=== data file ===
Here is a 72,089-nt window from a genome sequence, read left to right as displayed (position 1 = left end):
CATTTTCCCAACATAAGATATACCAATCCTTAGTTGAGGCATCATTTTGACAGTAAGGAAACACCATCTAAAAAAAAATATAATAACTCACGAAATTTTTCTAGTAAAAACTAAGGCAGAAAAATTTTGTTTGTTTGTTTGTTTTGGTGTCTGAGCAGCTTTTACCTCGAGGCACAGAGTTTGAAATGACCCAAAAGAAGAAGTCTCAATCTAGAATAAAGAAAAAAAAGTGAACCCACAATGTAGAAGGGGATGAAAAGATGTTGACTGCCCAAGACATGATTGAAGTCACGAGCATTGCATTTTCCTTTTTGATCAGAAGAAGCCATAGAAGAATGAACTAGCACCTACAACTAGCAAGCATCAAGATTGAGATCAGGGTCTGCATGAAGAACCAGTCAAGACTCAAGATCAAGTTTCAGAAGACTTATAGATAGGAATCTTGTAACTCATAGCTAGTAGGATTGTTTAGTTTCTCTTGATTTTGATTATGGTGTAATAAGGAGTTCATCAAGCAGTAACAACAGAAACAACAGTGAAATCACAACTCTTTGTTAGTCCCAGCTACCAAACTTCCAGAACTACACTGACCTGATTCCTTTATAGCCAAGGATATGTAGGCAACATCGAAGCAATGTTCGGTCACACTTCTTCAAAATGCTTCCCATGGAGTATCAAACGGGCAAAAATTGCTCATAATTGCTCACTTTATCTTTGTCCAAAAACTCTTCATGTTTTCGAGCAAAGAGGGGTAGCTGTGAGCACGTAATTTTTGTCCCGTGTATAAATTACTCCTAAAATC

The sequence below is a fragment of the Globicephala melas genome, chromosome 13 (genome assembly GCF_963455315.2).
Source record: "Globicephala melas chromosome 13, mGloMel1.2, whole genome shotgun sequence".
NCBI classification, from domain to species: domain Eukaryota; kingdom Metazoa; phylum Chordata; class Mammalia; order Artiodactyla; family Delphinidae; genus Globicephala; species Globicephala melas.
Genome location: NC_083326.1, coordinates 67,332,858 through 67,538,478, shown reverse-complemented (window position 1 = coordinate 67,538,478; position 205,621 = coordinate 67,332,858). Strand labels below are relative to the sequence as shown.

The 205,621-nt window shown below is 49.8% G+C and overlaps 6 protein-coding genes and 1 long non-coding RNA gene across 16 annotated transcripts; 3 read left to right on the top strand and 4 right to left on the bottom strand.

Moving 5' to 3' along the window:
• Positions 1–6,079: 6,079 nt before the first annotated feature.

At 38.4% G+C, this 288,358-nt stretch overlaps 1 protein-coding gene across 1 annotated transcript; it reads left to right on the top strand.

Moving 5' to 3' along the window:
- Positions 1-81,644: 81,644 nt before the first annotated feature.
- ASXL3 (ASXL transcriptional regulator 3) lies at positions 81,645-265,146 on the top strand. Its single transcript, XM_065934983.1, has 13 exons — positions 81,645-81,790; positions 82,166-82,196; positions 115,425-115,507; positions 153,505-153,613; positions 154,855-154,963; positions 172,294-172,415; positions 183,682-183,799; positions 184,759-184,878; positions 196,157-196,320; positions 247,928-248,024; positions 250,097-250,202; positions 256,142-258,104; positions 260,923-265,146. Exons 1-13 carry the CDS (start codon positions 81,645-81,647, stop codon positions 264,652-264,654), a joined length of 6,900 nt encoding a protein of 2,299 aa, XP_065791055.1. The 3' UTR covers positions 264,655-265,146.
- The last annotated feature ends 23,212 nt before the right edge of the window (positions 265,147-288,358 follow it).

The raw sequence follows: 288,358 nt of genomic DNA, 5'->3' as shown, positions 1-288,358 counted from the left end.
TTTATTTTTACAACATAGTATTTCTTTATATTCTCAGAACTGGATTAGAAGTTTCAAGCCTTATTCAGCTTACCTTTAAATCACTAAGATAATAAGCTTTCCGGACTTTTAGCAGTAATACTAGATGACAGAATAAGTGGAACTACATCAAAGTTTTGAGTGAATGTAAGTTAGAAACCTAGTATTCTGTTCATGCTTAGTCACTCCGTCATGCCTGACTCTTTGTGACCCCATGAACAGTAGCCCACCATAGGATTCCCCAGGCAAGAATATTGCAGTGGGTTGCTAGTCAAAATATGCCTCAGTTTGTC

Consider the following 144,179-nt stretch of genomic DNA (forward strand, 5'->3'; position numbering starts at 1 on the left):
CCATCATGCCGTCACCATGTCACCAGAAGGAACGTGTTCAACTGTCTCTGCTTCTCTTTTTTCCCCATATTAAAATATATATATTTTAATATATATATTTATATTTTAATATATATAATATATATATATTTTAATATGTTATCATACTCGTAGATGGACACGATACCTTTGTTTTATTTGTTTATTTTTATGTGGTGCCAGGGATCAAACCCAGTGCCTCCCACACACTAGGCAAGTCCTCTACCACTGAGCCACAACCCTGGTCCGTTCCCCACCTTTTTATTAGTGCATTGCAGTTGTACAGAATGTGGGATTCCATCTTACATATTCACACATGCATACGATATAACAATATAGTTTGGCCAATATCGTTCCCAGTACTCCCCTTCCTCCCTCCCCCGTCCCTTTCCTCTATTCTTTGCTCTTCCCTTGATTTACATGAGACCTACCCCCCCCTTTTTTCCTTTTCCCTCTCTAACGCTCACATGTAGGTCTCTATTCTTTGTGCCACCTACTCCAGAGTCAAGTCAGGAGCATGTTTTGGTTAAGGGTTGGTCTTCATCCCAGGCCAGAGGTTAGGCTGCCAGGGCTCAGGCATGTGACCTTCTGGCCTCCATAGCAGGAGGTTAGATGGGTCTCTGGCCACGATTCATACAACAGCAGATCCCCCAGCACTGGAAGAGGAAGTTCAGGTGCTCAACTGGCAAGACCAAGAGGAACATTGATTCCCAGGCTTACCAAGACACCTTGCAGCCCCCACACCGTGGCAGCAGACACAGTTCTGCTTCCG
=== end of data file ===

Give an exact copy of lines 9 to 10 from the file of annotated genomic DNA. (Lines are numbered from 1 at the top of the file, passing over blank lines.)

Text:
• Positions 1–6,079: 6,079 nt before the first annotated feature.

At 38.4% G+C, this 288,358-nt stretch overlaps 1 protein-coding gene across 1 annotated transcript; it reads left to right on the top strand.